We see Bar Harbor busily preparing for the full swing of the season. Locals are reconnecting with one another and readying their beloved summer spot. We thoroughly enjoy our tasty meal and the bright, cheery atmosphere of Cafe This Way.

10:00 a.m. @ Parkman Mountain, Acadia National Park

We meet our friend Julie and her daughter Wildes in Northeast Harbor for a hike. While neither of us acknowledges it aloud, it’s pretty special that we’re here together with our daughters on an unseasonably warm, bright Saturday morning before Mother’s Day.

12:15 p.m. @ Northeast Harbor

We view from the car the classic Asticou Inn, Asticou Azalea Garden, Thuya Garden and Lodge, and the harbor and neighboring streets. The late Brooke Astor’s home and Madame Marguerite Yourcenar’s home, among many others, are pointed out.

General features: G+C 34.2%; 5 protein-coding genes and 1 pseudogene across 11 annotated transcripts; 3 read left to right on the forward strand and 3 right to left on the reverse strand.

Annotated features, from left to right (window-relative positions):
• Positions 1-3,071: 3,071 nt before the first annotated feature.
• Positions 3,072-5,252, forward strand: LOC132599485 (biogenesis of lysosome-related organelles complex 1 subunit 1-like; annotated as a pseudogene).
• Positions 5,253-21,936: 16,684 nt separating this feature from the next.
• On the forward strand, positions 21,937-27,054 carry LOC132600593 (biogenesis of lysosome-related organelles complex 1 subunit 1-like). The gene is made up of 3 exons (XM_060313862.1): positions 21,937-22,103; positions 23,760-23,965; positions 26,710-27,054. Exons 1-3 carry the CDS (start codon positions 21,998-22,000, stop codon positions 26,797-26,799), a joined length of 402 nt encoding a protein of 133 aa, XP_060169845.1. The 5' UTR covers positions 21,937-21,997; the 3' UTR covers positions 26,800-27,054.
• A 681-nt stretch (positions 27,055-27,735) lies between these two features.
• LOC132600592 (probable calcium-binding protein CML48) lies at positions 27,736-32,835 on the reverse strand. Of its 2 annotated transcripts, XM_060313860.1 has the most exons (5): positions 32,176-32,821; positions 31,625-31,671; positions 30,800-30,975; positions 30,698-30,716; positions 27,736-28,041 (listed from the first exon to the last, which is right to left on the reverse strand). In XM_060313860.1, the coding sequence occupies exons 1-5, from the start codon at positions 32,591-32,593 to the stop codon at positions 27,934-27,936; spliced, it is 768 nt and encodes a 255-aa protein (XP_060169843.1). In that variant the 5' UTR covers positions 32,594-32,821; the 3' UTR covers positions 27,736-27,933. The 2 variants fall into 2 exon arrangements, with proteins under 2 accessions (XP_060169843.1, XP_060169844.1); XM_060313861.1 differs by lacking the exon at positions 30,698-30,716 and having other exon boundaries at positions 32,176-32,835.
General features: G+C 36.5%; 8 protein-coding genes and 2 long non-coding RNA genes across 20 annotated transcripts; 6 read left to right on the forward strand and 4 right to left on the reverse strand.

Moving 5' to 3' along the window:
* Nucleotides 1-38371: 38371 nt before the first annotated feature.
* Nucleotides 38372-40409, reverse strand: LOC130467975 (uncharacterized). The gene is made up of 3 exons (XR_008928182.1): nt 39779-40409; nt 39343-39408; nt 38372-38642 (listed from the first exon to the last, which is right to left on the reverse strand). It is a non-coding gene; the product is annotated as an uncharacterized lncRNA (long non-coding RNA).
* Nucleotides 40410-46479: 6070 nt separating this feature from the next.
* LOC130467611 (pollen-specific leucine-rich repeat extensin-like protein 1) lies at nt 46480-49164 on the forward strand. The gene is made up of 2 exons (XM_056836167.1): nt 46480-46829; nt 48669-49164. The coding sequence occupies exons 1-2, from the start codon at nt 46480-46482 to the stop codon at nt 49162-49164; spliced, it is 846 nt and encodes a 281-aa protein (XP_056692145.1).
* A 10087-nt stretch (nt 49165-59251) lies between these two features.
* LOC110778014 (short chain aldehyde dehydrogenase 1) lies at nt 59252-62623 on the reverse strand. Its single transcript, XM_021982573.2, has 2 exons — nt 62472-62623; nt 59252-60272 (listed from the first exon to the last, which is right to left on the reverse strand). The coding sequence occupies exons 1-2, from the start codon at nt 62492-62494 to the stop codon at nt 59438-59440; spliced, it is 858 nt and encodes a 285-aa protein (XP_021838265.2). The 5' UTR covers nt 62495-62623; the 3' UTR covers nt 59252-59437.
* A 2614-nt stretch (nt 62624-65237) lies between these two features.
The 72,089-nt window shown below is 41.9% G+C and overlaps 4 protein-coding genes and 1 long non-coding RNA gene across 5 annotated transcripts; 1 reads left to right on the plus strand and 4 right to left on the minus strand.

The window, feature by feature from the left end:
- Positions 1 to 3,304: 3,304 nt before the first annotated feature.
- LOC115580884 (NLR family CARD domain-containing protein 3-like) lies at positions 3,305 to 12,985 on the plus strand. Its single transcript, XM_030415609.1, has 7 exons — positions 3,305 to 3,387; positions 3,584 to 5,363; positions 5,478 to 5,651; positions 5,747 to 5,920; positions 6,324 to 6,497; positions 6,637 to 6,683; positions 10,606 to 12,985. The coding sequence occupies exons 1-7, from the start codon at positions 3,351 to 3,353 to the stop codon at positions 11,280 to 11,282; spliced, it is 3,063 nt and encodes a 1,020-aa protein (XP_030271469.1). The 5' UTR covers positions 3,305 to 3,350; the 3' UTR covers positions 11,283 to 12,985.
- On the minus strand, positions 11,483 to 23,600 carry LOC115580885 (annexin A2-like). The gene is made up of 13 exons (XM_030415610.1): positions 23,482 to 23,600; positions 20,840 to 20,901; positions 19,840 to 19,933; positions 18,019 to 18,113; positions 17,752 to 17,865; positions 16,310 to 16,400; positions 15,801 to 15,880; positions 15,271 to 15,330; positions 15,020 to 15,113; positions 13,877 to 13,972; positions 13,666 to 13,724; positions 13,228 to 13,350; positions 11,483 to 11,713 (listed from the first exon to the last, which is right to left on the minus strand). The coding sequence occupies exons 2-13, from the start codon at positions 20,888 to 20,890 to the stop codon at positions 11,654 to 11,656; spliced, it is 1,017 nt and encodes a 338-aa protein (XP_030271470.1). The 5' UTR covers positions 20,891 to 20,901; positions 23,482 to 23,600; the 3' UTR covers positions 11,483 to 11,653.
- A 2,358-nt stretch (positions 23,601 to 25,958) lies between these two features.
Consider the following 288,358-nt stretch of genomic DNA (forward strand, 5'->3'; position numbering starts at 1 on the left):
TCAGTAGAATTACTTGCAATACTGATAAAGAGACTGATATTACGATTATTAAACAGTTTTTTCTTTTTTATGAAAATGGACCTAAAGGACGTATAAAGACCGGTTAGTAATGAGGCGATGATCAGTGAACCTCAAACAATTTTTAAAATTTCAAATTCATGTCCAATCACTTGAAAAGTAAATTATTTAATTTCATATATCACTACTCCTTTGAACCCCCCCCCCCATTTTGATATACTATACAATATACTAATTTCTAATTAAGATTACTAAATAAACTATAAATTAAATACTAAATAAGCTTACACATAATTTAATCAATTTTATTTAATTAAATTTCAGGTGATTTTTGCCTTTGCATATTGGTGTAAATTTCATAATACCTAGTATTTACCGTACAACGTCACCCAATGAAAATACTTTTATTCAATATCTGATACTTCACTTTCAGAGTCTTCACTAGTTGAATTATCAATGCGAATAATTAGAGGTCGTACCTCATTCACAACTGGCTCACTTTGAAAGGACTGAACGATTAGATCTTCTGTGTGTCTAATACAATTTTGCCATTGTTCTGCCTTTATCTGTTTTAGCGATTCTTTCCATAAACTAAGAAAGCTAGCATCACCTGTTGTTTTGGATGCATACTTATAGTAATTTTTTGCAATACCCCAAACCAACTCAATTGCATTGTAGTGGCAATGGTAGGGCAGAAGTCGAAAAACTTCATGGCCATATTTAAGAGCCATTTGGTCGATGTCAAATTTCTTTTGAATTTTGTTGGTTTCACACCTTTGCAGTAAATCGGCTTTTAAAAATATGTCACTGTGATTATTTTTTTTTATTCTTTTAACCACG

12:40 p.m. @ Jack Ledbetter Photography

We meander through Jack’s studio and are especially drawn to his series of the 16 stone bridges in Acadia National Park.

1:00 p.m. @ Lisa Hall Jewelry

We’ve come when Lisa’s inventory is full in anticipation of the summer season. Earrings, necklaces, rings, bracelets in every color of seaglass imaginable are set in silver or gold. We also take in her Renaissance Collection of precious gems and the work of other featured designers and craftspeople.

1:25 p.m. @ Maine Coast Exchange

Casey and I make our way through this fantastic store, rumored to be a place where Martha Stewart consigns pieces. I could easily treasure hunt here for hours. A fetching vintage necklace and a mid-twentieth-century Chinese desk are especially tempting.

1:40 p.m. @ Shaw Contemporary Jewelry